In this case, however, a factfinder certainly could infer from the Commonwealth's evidence—without resorting to any conjecture—that appellant was indeed convicted of three offenses of assault and battery of a family member in the JDR court on November 4, 1997. See Perez, 274 Va. at 730, 652 S.E.2d at 98. Accordingly, the November 4, 1997 orders were not inadmissible simply because the box reflecting appellant's plea was not checked.
C. No Other Basis for Reversible Error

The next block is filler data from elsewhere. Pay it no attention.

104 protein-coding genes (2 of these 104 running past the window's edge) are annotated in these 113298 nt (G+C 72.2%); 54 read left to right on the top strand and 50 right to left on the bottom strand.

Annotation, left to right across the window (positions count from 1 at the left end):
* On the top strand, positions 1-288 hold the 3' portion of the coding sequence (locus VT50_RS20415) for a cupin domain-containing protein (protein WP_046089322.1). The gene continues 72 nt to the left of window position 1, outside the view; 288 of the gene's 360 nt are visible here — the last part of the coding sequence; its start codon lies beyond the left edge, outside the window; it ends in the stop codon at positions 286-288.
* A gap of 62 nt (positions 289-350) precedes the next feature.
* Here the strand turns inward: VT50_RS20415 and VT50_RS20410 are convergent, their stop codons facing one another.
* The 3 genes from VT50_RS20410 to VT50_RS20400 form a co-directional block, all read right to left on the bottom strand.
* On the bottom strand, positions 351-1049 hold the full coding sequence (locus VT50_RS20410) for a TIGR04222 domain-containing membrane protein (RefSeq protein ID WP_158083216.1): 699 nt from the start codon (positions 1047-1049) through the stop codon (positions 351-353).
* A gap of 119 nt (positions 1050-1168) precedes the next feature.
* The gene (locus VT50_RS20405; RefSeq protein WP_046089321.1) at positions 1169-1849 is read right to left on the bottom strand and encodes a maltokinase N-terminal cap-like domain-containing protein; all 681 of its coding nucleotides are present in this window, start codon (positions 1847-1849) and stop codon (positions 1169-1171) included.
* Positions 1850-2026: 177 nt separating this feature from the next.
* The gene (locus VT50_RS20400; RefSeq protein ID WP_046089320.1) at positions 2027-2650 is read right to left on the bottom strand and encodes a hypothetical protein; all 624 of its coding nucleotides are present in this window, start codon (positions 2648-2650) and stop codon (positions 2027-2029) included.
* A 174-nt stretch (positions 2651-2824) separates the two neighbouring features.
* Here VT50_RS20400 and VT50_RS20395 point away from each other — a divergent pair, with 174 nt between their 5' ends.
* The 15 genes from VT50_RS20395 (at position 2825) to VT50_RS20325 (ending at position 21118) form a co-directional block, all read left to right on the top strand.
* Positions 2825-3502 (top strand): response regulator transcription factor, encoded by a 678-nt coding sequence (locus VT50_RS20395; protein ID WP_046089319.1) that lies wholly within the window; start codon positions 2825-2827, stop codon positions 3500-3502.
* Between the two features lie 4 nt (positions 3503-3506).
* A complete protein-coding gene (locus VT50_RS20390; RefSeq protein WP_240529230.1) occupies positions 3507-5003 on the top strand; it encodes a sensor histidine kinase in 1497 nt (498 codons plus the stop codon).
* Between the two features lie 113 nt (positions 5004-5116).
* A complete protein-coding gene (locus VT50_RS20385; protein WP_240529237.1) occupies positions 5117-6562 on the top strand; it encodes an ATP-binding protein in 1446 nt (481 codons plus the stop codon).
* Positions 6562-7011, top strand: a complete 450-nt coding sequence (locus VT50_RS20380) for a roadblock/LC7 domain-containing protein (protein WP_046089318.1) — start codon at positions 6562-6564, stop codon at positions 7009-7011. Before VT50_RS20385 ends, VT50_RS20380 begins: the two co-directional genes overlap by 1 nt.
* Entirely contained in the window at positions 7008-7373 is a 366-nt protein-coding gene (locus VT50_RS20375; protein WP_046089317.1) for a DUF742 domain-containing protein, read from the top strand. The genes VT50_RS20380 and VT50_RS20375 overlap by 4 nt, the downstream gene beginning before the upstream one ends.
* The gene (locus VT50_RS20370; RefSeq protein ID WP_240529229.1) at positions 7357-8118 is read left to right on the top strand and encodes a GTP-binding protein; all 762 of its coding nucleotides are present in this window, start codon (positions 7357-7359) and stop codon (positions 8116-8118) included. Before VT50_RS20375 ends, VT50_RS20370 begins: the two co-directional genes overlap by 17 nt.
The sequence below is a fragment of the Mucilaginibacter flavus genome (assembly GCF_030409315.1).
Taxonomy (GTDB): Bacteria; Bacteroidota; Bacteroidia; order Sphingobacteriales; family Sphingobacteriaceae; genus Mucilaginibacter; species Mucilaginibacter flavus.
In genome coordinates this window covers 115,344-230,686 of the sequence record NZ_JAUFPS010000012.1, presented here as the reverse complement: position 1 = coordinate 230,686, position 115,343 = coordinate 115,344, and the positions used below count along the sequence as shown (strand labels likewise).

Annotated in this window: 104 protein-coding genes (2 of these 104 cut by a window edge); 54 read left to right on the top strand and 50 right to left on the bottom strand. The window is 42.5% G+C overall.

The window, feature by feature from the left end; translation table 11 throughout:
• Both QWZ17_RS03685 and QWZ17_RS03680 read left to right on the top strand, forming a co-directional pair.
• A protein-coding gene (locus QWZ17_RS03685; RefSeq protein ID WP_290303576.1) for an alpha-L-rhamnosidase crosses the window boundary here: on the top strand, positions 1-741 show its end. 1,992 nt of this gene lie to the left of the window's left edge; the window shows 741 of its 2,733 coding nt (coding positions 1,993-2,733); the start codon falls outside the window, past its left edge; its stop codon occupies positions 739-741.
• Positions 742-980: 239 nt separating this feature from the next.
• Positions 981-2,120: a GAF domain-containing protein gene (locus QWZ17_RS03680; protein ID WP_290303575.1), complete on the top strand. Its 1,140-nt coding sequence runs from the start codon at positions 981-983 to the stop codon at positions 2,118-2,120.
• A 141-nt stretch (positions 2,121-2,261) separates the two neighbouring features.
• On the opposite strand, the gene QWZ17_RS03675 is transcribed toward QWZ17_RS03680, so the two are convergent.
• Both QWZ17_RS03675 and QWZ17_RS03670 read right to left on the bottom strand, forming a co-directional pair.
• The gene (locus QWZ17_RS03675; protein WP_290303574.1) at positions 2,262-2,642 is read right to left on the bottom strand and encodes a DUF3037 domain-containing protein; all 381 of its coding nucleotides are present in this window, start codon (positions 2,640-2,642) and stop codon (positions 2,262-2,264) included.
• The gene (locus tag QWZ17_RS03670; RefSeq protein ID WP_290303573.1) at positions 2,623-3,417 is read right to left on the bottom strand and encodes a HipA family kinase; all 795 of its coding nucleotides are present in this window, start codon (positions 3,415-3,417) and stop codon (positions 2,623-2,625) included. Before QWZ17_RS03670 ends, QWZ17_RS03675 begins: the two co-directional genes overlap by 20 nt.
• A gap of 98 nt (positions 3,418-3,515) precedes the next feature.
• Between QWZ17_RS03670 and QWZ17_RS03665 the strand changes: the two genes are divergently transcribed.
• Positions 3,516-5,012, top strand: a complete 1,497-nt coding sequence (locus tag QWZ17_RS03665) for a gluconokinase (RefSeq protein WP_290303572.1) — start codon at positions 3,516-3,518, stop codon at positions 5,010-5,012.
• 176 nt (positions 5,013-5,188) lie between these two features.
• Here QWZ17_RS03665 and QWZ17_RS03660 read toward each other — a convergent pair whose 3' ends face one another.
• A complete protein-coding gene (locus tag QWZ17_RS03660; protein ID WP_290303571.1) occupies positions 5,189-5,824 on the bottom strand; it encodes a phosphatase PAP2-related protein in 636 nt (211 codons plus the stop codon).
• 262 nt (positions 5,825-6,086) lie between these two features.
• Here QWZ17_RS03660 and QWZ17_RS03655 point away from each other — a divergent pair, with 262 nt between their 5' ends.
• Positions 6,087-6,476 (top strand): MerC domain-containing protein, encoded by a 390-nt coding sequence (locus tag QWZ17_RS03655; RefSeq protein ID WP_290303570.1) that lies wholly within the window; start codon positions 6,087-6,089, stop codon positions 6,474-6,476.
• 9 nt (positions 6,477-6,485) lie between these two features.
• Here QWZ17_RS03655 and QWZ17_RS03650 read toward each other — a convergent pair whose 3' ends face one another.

Appellant also argues that the trial court erred when it admitted the November 4, 1997 orders because he claims that those orders do not reflect whether he was present in the JDR court on that date. Again, appellant relies on the fact that a box was not checked on the November 4, 1997 orders. In this instance, neither the box next to “tried in absence” nor the box next to “present” is marked. Thus, the November 4, 1997 orders are silent as to appellant's presence in the JDR court on that date—but neither those three orders nor any other evidence or testimony presented at appellant's felony trial establishes that appellant actually was not present in the JDR court on November 4, 1997. Given that the November 4, 1997 orders impose thirty-day jail sentences for each offense, we must presume that the JDR court followed the law and did not sentence appellant to jail time in absentia. See Code § 19.2–237; Ruffin v. Commonwealth, 35 Va.App. 79, 84–85, 542 S.E.2d 808, 810 (2001); see also Crest v. Commonwealth, 40 Va.App. 165, 172 n. 3, 578 S.E.2d 88, 91 n. 3 (2003) (explaining that a “judge is presumed to know the law and to apply it correctly in each case”).